Telephone Explosion: five highlights from the label’s deep discography

As the Toronto label celebrates its 10th anniversary, heads Jon Schouten and Steve Sidoli take us through their most notable and memorable records


TELEPHONE EXPLOSION YEAR TEN featuring ODONIS ODONIS, FREAK HEAT WAVES, NEW FRIES, TEENANGER and ANDRE ETHIER at Lee’s Palace (529 Bloor West), Friday (June 8), doors 8:30. $10. ticketfly.com, rotate.com, soundscapesmusic.com.


In 2007, freshly formed garage punk band Teenanger relocated from Ottawa to Toronto, and with the addition of bassist Melissa Ball, its members Chris Swimmings, Jon Schouten and Steve Sidoli got to making a record. That self-titled cassette debut would act as an introduction to one of the city’s most vital bands and a label that would become a pillar of the music scene: Telephone Explosion Records. 

The label, run by Schouten and Sidoli, is celebrating its 10th year (though the first tape came out in 2007, the label didn’t solidify until their second release, Holy Cobras’ Make Pyramids a year later) and are marking the occasion with a blowout at Lee’s Palace. 

We met up with the two label heads on the patio of Schouten’s Bellwoods-adjacent pad to retrace the one-time bedroom label’s milestones over the years. Asked to select highlights from their nearly 50-record-long discography, it became clear that they believe they’re currently releasing their best work yet. 

TEENANGER, 2007 (TER001)

“I think that if you look back to that tape, there are a lot of elements that remain a part of Telephone Explosion,” says Sidoli. 

Every aspect of the tape was DIY, right down to the duping, which was done by the band on a dual cassette player. There’s also the design aesthetic: “We went with a clear acetate cover instead of a traditional one, so we were already thinking about different ways of packaging and pushing the envelope there.

“Musically, the record is raw and fairly amateurish, and so was the label. It looks like a label’s first release, but not that [that label] would last 10 years.”

brucehaacktheelectriclucifer.jpg

BRUCE HAACK: The Electric Lucifer Book II, 1979 (reissued in 2016) (TER041)

This record marks the label’s first foray into the world of reissues, which Schouten says now accounts for roughly half of their output. As fans of experimental electronic artist Haack, they came across the name of Ted Pandel, who manages Haack’s estate, in a documentary and reached out. Pandel had just given the rights to The Electric Lucifer to an Australian label that would reissue the album on CD, so they opted to release The Electric Lucifer Book II first, starting a partnership that would continue with Haackula and finally The Electric Lucifer.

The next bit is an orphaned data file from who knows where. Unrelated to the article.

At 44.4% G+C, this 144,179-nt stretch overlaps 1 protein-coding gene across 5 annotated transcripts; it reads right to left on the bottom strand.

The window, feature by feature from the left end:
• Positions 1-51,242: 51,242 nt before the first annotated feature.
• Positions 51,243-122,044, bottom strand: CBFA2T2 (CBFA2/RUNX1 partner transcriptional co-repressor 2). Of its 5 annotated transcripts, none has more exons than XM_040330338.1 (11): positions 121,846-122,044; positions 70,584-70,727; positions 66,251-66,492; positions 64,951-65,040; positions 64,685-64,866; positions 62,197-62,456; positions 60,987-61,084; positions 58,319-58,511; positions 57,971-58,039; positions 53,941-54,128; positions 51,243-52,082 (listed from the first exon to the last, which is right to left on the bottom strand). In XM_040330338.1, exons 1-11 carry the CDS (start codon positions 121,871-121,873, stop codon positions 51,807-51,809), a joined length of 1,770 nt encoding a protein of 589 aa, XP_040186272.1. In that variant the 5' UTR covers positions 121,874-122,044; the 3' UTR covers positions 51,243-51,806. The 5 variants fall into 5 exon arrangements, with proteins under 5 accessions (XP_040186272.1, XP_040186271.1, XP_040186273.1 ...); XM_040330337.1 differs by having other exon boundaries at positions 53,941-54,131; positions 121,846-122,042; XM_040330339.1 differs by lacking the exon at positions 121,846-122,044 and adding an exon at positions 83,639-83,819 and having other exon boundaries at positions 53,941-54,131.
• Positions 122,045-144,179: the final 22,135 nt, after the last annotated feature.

At first they didn’t “even know there was a market,” Schouten explains. “But the label has always been a reflection of what we’re into and where we go musically. And it was what we were listening to.” 

newfriesmore.jpg

NEW FRIES: More, 2017 (TER043)

New Fries represent a true break from the garage-rock-infused music the label established itself with in its first few years. Sidoli says it sounded like nothing they’d ever done before, but the change was natural. 

“At some point the goal shifted and we wanted to be a label that was known for putting out good, high-quality music and not associated with any kind of genre or style,” he says. 

Schouten also remembers the release fondly because it marked the first time they were able to secure Ontario Media Development Corporation funding. “We had a meeting with the band planned before we knew we got the grant, so when we found out, we surprised them with champagne and got really drunk. It was a nice thing to celebrate.”

odonisodonisnopop.jpg

ODONIS ODONIS: No Pop, 2017 (TER046)

After departing from Buzz Records, Odonis Odonis came to the label with a brand-new sound and a brand-new record in hand (2016’s Post Plague). 

“They sent it to us and we were just blown away by it. It was such a departure for them,” Sidoli says of Odonis Odonis’s synthier, less guitar-focused direction. “It felt like they committed to something new, and with No Pop they’ve continued that. They had definitely broken new ground and wanted to double down on that and keep going.” 

andreethierundergrapeleaves.jpg

ANDRE ETHIER: Under Grape Leaves, 2017 (TER047)

“When we started the label, one of the first ideas we had was to do a record with Andre,” explains Sidoli. As fans of garage rock they loved the Deadly Snakes (Ethier’s former band) and were happy to work with him.

“Andre said he really wanted to do music to field recordings of the [free weekly outdoor festival] Tam-Tams in Montreal. So we dragged everyone out to the Tam-Tams on a really hot day and recorded with the crappiest tape recorder. It sounded awful.” 

“So he took an eight-year break between records,” Schouten laughs. 

When the timing finally worked out, Ethier sent the label Under Grape Leaves, which Schouten says brings things full circle. 

“We’ve taken different paths and now met at the same point again. That record meets up where we are musically and sonically.” 

Sidoli agrees. “In spirit, there’s a vibe about it that’s hard to describe but makes it feel as though it works along with everything else we’ve done.”

music@nowtoronto.com | @therewasnosound

Leave your opinion for the editor...We read everything!

Your email address will not be published. Required fields are marked *